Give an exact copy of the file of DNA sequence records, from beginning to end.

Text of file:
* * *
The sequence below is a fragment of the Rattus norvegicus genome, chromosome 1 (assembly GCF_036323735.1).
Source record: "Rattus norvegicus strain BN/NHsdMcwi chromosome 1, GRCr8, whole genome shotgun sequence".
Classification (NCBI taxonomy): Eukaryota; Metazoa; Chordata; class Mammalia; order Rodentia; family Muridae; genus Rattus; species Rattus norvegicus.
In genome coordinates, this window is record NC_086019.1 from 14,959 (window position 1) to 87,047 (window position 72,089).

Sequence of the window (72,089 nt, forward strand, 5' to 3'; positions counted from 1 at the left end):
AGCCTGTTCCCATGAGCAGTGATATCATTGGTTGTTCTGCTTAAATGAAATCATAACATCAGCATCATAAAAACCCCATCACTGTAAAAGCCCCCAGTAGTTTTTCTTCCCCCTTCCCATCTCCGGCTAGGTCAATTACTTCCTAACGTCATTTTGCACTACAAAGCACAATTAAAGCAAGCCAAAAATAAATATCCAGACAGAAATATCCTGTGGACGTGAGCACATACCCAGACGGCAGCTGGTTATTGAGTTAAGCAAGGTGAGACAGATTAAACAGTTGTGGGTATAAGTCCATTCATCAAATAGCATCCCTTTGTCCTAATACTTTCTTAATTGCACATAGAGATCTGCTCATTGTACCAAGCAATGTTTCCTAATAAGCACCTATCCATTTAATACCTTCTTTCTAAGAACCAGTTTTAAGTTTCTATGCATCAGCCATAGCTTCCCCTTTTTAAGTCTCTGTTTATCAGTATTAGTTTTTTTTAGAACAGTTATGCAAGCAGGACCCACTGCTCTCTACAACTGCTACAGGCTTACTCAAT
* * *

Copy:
The sequence below is a fragment of the Rattus norvegicus genome, chromosome 1 (assembly GCF_036323735.1).
Source record: "Rattus norvegicus strain BN/NHsdMcwi chromosome 1, GRCr8, whole genome shotgun sequence".
Classification (NCBI taxonomy): Eukaryota; Metazoa; Chordata; class Mammalia; order Rodentia; family Muridae; genus Rattus; species Rattus norvegicus.
In genome coordinates, this window is record NC_086019.1 from 14,959 (window position 1) to 87,047 (window position 72,089).

Sequence of the window (72,089 nt, forward strand, 5' to 3'; positions counted from 1 at the left end):
AGCCTGTTCCCATGAGCAGTGATATCATTGGTTGTTCTGCTTAAATGAAATCATAACATCAGCATCATAAAAACCCCATCACTGTAAAAGCCCCCAGTAGTTTTTCTTCCCCCTTCCCATCTCCGGCTAGGTCAATTACTTCCTAACGTCATTTTGCACTACAAAGCACAATTAAAGCAAGCCAAAAATAAATATCCAGACAGAAATATCCTGTGGACGTGAGCACATACCCAGACGGCAGCTGGTTATTGAGTTAAGCAAGGTGAGACAGATTAAACAGTTGTGGGTATAAGTCCATTCATCAAATAGCATCCCTTTGTCCTAATACTTTCTTAATTGCACATAGAGATCTGCTCATTGTACCAAGCAATGTTTCCTAATAAGCACCTATCCATTTAATACCTTCTTTCTAAGAACCAGTTTTAAGTTTCTATGCATCAGCCATAGCTTCCCCTTTTTAAGTCTCTGTTTATCAGTATTAGTTTTTTTTAGAACAGTTATGCAAGCAGGACCCACTGCTCTCTACAACTGCTACAGGCTTACTCAAT